I’d been planning on it all week – announcing to anyone that would listen that, no, I wouldn’t be ordering the brioche French toast or the skillet baked eggs with goat cheese or that truffle burger that everyone keeps talking (and raving) about.
I was going to be “healthy.” Restrained. The opposite of what I’d been the last time I’d dined at Fraiche Restaurant in Culver City when I’d enjoyed an epic 3-hour-long, 15-course meal prepared by new Executive Chef Benjamin Bailly.
It had been an amazing dinner – one of the best of 2010 – but obviously not something that I could repeat on a regular basis unless I wanted to spend four hours a day at Bar Method every day for the rest of my life.
So even when I read my horoscope in the LA Times the morning of our brunch, I was still undeterred from my mission to order the farro salad with black rice, goat cheese, cucumber, and tomatoes ($14).
I laughed in the face of the ominous message, even snorting a bit as I read it out loud to my mother, who I was visiting in Orange County that morning.
“You've been so good — sticking to your diet and to your budget, too. So let yourself indulge a little bit now.” I recited with a mocking tone.
“I don’t care what it says,” I continued. “I’m still getting the farro.”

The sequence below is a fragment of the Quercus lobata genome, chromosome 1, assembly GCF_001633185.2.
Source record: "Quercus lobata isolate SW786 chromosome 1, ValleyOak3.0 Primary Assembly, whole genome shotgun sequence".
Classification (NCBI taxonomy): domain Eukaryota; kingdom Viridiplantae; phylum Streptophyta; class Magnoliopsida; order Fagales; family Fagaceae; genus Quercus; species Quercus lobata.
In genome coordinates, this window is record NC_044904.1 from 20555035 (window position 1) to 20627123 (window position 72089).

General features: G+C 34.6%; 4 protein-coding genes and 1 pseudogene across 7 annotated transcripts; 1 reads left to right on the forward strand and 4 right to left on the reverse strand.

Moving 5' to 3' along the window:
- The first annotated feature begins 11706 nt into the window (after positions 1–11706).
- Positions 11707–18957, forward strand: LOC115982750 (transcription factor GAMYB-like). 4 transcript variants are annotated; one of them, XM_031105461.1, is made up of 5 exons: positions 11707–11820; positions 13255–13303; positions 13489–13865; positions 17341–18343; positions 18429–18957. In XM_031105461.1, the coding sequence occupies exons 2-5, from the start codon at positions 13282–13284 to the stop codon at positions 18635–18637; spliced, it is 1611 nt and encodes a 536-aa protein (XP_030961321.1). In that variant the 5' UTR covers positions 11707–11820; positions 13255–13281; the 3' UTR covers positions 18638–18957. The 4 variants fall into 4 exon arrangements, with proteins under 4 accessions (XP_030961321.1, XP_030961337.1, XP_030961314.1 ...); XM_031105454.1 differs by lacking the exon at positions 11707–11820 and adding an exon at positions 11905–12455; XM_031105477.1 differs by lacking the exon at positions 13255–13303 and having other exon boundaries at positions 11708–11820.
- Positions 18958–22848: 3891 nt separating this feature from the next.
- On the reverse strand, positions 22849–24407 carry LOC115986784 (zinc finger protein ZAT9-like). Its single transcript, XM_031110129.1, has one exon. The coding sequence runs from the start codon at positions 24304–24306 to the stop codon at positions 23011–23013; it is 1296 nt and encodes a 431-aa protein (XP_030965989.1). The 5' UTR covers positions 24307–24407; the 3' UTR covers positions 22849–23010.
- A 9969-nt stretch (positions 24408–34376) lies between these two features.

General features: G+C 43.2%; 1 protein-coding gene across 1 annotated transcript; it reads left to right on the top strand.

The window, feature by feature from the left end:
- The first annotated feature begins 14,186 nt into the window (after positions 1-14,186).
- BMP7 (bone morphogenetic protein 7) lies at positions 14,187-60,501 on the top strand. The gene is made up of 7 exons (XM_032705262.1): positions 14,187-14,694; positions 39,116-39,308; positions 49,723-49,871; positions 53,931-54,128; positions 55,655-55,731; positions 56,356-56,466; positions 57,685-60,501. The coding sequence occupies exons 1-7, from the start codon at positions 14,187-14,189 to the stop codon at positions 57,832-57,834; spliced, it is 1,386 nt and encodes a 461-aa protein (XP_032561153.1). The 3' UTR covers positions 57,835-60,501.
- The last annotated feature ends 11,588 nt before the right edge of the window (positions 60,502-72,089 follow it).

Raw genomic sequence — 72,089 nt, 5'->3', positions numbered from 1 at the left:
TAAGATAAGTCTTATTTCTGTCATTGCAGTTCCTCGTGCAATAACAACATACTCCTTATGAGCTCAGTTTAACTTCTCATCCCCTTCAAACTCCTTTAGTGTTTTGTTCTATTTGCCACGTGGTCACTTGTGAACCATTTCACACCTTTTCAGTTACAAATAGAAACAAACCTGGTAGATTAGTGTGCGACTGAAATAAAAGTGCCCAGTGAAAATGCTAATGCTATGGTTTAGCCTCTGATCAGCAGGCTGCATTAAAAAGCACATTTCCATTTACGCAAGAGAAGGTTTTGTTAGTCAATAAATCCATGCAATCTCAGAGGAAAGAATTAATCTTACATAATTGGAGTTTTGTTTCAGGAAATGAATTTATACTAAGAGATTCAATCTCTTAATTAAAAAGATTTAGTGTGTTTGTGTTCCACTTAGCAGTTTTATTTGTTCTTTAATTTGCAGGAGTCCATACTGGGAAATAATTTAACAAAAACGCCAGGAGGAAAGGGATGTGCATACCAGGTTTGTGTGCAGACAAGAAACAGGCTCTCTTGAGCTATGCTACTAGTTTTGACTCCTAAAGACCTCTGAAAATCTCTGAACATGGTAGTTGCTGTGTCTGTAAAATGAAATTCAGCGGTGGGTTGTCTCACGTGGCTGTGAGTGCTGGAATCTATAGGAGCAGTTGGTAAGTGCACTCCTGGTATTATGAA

So I did. Both Amy from the Roaming Belly and I did.
Upon receipt of said salads, however, we immediately regretted our seemingly respectable decisions. The black rice grains interspersed between the nutty nuggets of farro were almost entirely uncooked – hard and impossible to chew through. The chicken that we had added for $6 was cubed and similarly unappetizing – not the lean strips of grilled meat that we were expecting. Unable to get past the texture of the overly al dente rice, we quickly summoned our waitress, who graciously offered to replace the offending dishes with different ones.
Amy went for soft polenta with a slow poached egg and wild mushrooms ($12), and after a moment’s hesitation during which I contemplated not getting anything at all, I followed the lead of two of my smiling dining companions and ordered the famed truffle burger with onion fondue, boschetto, arugula, and truffle aioli ($12).
My decision to submit to my horoscope and let myself “indulge a little bit” was immediately rewarded with a well-executed gourmet burger. While I would have appreciated a touch more char on the medium-cooked patty, all the components work well together. The delicate essence of truffle in the truffle aioli and in the boschetto, an Italian cheese made with sheep and cow’s milk, isn’t overpowering to the well-seasoned flesh of the burger. Both applications merely add a hint of luxury to the overall package that is further enhanced by the slick, sweet mass of onions. The pliant brioche bun is similarly well-conceived. It's the ideal match for the burger – it’s not too bready, yet is still able to stand up to its hearty contents. I could easily set the burger down between bites without worrying that the whole thing would deconstruct in front of me.
When the last bite had been secured, I didn’t feel as guilty as I’d imagined I would. I felt happy, satisfied and ready to hit the road for my next little indulgence – a single scoop of coconut pandan ice cream at Scoops Westside.
The stars had finally aligned in my favor.
9411 Culver Boulevard
Culver City, CA 90232